Ordering Adjectives

Hmm. You’d think I’d have already known that adjectives in English follow a precise, well-defined order:

Opinion-size-age-shape-colour-origin-material-purpose-noun. So you can have a lovely little old rectangular green French silver whittling knife. But if you mess with that word order in the slightest you’ll sound like a maniac.

But then again, maybe not. After all, according to Mark Forsyth’s new book The Elements of Eloquence (reviewed here by Christopher Howse), apparently native English speakers have internalized the pattern. We know what’s barbarous and what’s not.

But now that I’m aware of the pattern, can’t I use the information? Maybe shift things around for effect? Well, no: the point of internalizing the pattern is that you already know how to do that too. There’s no gain in knowing what the pattern is. Your ear is enough.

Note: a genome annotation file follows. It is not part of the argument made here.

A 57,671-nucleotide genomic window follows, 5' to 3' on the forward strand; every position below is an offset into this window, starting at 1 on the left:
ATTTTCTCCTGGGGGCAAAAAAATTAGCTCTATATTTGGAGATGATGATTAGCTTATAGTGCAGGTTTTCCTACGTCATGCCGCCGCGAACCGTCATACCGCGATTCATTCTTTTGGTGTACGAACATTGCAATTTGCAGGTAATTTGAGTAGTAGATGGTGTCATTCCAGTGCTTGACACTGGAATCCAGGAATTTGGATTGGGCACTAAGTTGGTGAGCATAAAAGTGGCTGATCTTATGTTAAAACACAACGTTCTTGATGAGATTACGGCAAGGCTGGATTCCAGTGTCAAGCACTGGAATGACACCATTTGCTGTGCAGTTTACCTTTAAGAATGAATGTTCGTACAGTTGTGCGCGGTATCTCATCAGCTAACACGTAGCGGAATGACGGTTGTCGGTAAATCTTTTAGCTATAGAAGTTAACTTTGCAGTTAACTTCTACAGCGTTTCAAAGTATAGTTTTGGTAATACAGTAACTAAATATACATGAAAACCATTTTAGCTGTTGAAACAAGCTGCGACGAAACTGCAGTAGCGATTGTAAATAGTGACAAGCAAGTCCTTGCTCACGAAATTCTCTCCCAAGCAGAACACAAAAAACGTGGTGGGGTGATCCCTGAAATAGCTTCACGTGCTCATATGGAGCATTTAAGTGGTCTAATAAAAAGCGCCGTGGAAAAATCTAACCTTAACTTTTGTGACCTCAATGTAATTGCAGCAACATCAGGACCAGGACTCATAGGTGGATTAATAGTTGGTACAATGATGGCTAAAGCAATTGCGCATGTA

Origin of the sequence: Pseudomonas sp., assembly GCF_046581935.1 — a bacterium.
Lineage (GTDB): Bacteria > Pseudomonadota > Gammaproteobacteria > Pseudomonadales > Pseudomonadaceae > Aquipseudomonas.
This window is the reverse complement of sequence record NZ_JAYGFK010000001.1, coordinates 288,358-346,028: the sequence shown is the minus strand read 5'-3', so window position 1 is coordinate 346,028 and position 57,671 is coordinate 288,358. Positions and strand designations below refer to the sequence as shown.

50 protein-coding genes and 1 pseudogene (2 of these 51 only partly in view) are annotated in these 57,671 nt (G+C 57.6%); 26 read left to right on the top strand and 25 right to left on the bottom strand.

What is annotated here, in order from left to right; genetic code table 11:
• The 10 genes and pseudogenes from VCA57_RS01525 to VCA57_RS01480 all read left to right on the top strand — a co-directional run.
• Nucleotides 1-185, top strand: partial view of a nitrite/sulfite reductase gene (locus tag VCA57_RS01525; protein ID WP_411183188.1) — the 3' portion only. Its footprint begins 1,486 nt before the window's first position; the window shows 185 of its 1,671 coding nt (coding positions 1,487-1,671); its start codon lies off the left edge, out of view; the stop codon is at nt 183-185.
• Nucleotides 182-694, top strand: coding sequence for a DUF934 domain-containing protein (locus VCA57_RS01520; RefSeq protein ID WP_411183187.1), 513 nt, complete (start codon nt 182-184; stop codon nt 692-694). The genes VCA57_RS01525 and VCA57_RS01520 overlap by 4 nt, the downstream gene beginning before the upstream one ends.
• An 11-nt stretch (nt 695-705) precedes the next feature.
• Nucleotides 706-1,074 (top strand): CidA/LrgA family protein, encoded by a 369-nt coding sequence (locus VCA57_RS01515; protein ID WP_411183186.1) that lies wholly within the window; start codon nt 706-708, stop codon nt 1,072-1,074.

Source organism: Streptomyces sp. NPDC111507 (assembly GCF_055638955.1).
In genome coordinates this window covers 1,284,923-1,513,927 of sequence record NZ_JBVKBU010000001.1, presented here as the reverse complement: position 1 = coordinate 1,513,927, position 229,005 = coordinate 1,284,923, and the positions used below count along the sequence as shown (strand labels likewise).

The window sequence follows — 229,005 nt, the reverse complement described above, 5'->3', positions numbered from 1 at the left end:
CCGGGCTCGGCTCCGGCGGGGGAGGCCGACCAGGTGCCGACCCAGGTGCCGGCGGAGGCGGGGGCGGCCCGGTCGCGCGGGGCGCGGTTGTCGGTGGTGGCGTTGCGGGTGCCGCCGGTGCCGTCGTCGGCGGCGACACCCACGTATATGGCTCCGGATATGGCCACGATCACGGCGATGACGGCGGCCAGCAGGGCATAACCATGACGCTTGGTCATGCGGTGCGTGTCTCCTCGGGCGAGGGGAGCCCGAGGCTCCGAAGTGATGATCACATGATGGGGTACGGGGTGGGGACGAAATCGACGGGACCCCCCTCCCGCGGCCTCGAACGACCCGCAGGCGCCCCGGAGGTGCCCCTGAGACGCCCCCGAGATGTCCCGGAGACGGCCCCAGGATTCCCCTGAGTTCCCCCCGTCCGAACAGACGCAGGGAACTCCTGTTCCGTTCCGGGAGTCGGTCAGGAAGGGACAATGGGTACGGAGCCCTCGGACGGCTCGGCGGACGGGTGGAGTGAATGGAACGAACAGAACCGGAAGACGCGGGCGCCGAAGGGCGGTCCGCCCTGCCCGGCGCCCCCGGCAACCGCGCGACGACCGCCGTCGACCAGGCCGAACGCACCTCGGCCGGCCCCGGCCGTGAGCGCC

That said, I’m sure I’d have put this little tidbit to good use when I was a teacher of English as a second language. But now? As a writer? Merely more useless knowledge, I suppose.

Ah, English. Has there ever been a more little cute maddening language?

What They Knew #13

““The language belongs to fishermen, not scholars.”

–Jorge Luis Borges (on efforts to impose an official diction on English)